Recruiting virtually

Finding balance in tricky times
Finding balance in tricky times

Interviewing is one of my favorite things to do at McKinsey. I love it because it gives me a chance to meet the new generation. There are undoubtedly funny moments that make me laugh. It is the life and blood of the firm – bringing in new talent and making sure candidates have a good experience.

Running interviews via Zoom has not been a new experience for me during COVID-19. McKinsey has been doing them for a while, though the frequency has increased. It’s a different feel; I am an extrovert, so I prefer to be in the same room. When candidates get stuck or feel uncomfortable, I am used to adjusting and moderating the discussion in person. However, we all get through it on Zoom together. My best advice for candidates interviewing virtually, is to pretend it is an in-person interview. Don’t get too comfortable or too uncomfortable. Just be yourself and feel free to acknowledge the different space we’re in these days because your interviewer is feeling it too.

Taking care of my own well-being

I have admittedly struggled with finding balance, especially during COVID-19. From March to May, I gave no attention to myself, I was so focused on taking care of my clients, colleagues, family and friends. I took a step back and realized this was not sustainable. Plus, clients pay us for our mental bandwidth; if I wasn’t taking care of myself, I wasn’t at my best and that doesn’t do anyone a favor. I started to pay more attention to my well-being and mental health. Now I swim daily for 45 minutes and meditate. I started playing the piano again and tried a new skill, baking cakes. The first three turned out amazing, but with the fourth cake, my family was like, “Maybe baking should not become your alternative career choice…” so I let it go.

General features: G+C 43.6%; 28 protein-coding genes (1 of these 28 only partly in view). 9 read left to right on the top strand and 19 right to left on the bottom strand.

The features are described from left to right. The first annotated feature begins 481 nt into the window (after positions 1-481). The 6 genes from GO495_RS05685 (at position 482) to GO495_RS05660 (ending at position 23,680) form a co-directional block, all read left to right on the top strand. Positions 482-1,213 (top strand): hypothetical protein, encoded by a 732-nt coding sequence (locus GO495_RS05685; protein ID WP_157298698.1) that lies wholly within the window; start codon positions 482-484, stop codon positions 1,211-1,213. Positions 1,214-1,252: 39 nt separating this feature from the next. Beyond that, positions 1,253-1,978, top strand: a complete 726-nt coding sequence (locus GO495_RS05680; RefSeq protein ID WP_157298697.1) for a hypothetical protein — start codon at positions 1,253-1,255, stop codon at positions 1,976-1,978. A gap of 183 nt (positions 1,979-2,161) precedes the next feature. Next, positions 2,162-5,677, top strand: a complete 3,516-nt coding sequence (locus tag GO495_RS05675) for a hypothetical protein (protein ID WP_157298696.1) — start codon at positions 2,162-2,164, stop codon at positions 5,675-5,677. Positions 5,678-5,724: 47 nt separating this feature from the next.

I have also found a new schedule that works for me and my family. I wake up around 7:30am and spend 45-60 minutes with my daughters. My older child plays piano, so I sometimes play with her. The younger one enjoys playing games with me. This time in the morning just for us is sacred. Throughout the day I focus on work but I finish by 6pm. I again play with my daughters, put them to bed, and go swimming. From 8pm onward, I catch up on work, reply to emails, and do the administrative things that do not require calls. I spend time with my wife. It helps me recharge.

To some degree, I am grateful for this time as it has made me reflect on some things I did not focus on before. I know now how important it is to look after my mental and physical health holistically. I don’t take my health, family, and friendships for granted. I try to give them the time and attention they need. I’ve found my balance, and I’m the happiest I’ve ever been.

Find a role in Dubai with Rachid

More about Rachid

Rachid is a partner based in Dubai. Before joining McKinsey, he worked in Saudi Arabia as an operations manager in the transformers industry. He studied electrical engineering at the American University of Beirut and completed his MBA at the University of Warwick in the UK.